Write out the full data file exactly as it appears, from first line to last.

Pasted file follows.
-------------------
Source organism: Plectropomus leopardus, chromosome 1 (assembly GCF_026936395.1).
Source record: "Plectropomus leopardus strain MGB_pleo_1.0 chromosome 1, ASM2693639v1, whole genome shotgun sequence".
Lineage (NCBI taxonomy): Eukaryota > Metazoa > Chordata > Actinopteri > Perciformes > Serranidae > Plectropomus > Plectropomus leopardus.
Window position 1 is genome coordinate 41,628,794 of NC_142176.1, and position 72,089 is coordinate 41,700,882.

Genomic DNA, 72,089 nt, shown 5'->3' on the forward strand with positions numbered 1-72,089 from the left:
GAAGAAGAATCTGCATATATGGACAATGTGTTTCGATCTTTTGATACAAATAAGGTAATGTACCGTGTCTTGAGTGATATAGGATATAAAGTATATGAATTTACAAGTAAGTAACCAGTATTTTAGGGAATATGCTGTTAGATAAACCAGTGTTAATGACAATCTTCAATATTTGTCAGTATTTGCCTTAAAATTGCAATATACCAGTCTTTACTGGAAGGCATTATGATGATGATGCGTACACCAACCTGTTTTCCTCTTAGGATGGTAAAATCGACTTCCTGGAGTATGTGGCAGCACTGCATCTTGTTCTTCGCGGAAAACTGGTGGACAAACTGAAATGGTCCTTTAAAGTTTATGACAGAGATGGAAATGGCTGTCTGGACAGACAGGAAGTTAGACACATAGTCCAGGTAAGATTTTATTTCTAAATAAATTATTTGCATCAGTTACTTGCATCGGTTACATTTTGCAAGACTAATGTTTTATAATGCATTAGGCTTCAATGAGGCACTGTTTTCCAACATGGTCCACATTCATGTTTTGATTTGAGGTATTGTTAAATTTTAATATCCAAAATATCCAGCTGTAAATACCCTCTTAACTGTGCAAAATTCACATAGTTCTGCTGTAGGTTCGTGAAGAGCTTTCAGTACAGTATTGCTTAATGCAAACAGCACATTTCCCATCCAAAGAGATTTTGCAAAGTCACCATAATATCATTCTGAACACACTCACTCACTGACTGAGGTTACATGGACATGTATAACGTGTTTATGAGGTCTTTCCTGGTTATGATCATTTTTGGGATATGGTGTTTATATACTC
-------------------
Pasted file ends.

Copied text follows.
Source organism: Plectropomus leopardus, chromosome 1 (assembly GCF_026936395.1).
Source record: "Plectropomus leopardus strain MGB_pleo_1.0 chromosome 1, ASM2693639v1, whole genome shotgun sequence".
Lineage (NCBI taxonomy): Eukaryota > Metazoa > Chordata > Actinopteri > Perciformes > Serranidae > Plectropomus > Plectropomus leopardus.
Window position 1 is genome coordinate 41,628,794 of NC_142176.1, and position 72,089 is coordinate 41,700,882.

Genomic DNA, 72,089 nt, shown 5'->3' on the forward strand with positions numbered 1-72,089 from the left:
GAAGAAGAATCTGCATATATGGACAATGTGTTTCGATCTTTTGATACAAATAAGGTAATGTACCGTGTCTTGAGTGATATAGGATATAAAGTATATGAATTTACAAGTAAGTAACCAGTATTTTAGGGAATATGCTGTTAGATAAACCAGTGTTAATGACAATCTTCAATATTTGTCAGTATTTGCCTTAAAATTGCAATATACCAGTCTTTACTGGAAGGCATTATGATGATGATGCGTACACCAACCTGTTTTCCTCTTAGGATGGTAAAATCGACTTCCTGGAGTATGTGGCAGCACTGCATCTTGTTCTTCGCGGAAAACTGGTGGACAAACTGAAATGGTCCTTTAAAGTTTATGACAGAGATGGAAATGGCTGTCTGGACAGACAGGAAGTTAGACACATAGTCCAGGTAAGATTTTATTTCTAAATAAATTATTTGCATCAGTTACTTGCATCGGTTACATTTTGCAAGACTAATGTTTTATAATGCATTAGGCTTCAATGAGGCACTGTTTTCCAACATGGTCCACATTCATGTTTTGATTTGAGGTATTGTTAAATTTTAATATCCAAAATATCCAGCTGTAAATACCCTCTTAACTGTGCAAAATTCACATAGTTCTGCTGTAGGTTCGTGAAGAGCTTTCAGTACAGTATTGCTTAATGCAAACAGCACATTTCCCATCCAAAGAGATTTTGCAAAGTCACCATAATATCATTCTGAACACACTCACTCACTGACTGAGGTTACATGGACATGTATAACGTGTTTATGAGGTCTTTCCTGGTTATGATCATTTTTGGGATATGGTGTTTATATACTC